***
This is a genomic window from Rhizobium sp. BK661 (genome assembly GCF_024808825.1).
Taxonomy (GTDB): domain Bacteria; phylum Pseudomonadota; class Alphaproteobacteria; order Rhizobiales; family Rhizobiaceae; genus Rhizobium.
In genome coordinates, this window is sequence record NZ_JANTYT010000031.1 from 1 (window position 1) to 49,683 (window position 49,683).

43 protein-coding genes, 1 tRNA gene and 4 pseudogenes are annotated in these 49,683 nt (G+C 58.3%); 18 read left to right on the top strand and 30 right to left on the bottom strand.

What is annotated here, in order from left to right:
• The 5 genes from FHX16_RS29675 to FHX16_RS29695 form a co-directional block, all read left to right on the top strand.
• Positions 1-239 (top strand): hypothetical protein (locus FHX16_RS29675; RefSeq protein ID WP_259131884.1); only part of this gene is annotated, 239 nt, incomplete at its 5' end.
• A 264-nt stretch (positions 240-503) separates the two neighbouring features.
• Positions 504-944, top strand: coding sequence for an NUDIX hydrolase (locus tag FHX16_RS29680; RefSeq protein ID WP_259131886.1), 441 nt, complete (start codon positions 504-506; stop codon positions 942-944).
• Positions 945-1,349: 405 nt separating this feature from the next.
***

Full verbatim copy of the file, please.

This is a genomic window from Rhizobium sp. BK661 (genome assembly GCF_024808825.1).
Taxonomy (GTDB): domain Bacteria; phylum Pseudomonadota; class Alphaproteobacteria; order Rhizobiales; family Rhizobiaceae; genus Rhizobium.
In genome coordinates, this window is sequence record NZ_JANTYT010000031.1 from 1 (window position 1) to 49,683 (window position 49,683).

43 protein-coding genes, 1 tRNA gene and 4 pseudogenes are annotated in these 49,683 nt (G+C 58.3%); 18 read left to right on the top strand and 30 right to left on the bottom strand.

What is annotated here, in order from left to right:
• The 5 genes from FHX16_RS29675 to FHX16_RS29695 form a co-directional block, all read left to right on the top strand.
• Positions 1-239 (top strand): hypothetical protein (locus FHX16_RS29675; RefSeq protein ID WP_259131884.1); only part of this gene is annotated, 239 nt, incomplete at its 5' end.
• A 264-nt stretch (positions 240-503) separates the two neighbouring features.
• Positions 504-944, top strand: coding sequence for an NUDIX hydrolase (locus tag FHX16_RS29680; RefSeq protein ID WP_259131886.1), 441 nt, complete (start codon positions 504-506; stop codon positions 942-944).
• Positions 945-1,349: 405 nt separating this feature from the next.